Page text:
John Clay

John Clay: UK's bowl game means a lot

Louisville Coach Charlie Strong, left, and Kentucky Coach Joker Phillips
Louisville Coach Charlie Strong, left, and Kentucky Coach Joker Phillips

Suddenly, for Kentucky, this bowl game is important.

It's not a top-shelf bowl. Let's make that clear from the start. The BBVA Compass Bowl in Birmingham, where Kentucky will play Pittsburgh on Jan. 8, is a bottom-shelf bowl, the one you have to kneel down and reach way into the back of the cupboard to pull out.

In fact, it's the No. 9 bowl on the SEC's list of nine automatic tie-ins to bowls.

Thank goodness the league squeezed two clubs into BCS Bowls. Without Auburn reaching the BCS title game, and Arkansas being tabbed for the Cotton Bowl, Kentucky would have been scrambling around for an open spot as a substitute fill-in somewhere.

Instead, the Cats are headed to Legion Field a week after New Year's with two significant reasons for wanting to finish the season with a victory.

Reason No. 1: UK's record.

Reason No. 2: U of L's record.

This is the Kentucky's fifth straight bowl bid, but that doesn't guarantee its fifth straight winning season.

Joker Phillips' first team sits 6-6 after the regular season-ending loss at Tennessee. And as much as the Cats like to point out their new string of bowl trips, they own a string of four consecutive winning seasons as well, something that hasn't been done at the school since 1953-56.

A loss to Pittsburgh drops the Cats to 6-7, snapping the streak. It would mean UK's first losing campaign since Rich Brooks went 3-8 in 2005, the year before the former coach started seeing some fruits of his labor.

So while this has been a disappointing one, with the Cats failing to take advantage of Florida, Tennessee and Georgia's slide back to the divisional pack, and failing to end that now 26-year losing streak to Tennessee, Phillips and Co. could rub salve into their wounds by beating Pitt to keep the season win streak alive.

And then there is the conference in which Pittsburgh plays football.

It's the same conference in which Louisville plays football.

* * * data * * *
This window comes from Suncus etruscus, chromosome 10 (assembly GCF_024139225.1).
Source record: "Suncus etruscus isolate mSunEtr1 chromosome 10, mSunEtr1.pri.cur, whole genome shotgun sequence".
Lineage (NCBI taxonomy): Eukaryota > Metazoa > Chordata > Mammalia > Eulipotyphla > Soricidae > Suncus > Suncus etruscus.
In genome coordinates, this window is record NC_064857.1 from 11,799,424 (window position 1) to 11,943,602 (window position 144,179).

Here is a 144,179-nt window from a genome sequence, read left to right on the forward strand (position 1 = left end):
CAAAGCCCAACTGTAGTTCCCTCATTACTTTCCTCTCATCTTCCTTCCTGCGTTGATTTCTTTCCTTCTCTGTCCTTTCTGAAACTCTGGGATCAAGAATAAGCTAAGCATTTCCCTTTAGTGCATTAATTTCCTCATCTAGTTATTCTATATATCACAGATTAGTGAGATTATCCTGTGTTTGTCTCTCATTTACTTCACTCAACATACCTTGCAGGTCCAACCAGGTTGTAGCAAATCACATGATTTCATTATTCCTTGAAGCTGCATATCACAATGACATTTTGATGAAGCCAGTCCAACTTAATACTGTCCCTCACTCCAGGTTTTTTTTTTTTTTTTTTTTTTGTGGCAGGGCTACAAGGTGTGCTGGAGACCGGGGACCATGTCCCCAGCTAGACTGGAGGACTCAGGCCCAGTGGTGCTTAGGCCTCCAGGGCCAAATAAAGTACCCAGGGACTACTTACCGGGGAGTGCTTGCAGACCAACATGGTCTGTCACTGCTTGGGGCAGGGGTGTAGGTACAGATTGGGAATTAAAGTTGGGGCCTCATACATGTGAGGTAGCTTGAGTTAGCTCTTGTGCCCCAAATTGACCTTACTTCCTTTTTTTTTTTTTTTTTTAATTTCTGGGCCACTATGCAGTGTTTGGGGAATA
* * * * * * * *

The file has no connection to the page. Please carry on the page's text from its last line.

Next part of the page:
The Big East.

After UK's Phillips and U of L's Charlie Strong finished their initial seasons as college head coaches with identical 6-6 records, a predictable mini-debate has emerged concerning which commonwealth coach forged the better first campaign.

Under Phillips, Kentucky rallied from a 28-10 halftime deficit to beat SEC East champ South Carolina, and the Cats did go down to the game's final play with conference champ and BCS finalist Auburn, before losing 37-34.

Under Strong, Louisville improved from 4-8 last season to 6-6 this year. The Cards earned their first bowl appearance since 2006. If they beat Southern Miss in the Beef 'O' Brady's Bowl, they will have clinched their first winning season since '06.

Most in college football believe the new U of L coach breathed new life into a program that had suffered through three struggling seasons under Strong's predecessor, Steve Kragthorpe.

Yet, UK's counter argument has been that much of Strong's success was attained against an abysmal Big East, a league so bad its conference champ, Connecticut, didn't really deserve a BCS Bowl.

In fact, for many years, and especially this year, the Big Blue Nation has insisted the Cards couldn't cut it in the Big Boy SEC, while the Cats would certainly thrive in Louisville's lesser league.

Birmingham provides the chance to walk the talk.

After all, back on Oct. 30, Pittsburgh ventured into Papa John's and placed a 20-3 tattoo on Strong's squad. Now, the Cats get the Panthers in Birmingham, with a winning season and a summer full of Cardinal baiting hanging in the balance.

Not bad for a bottom-shelf bowl.

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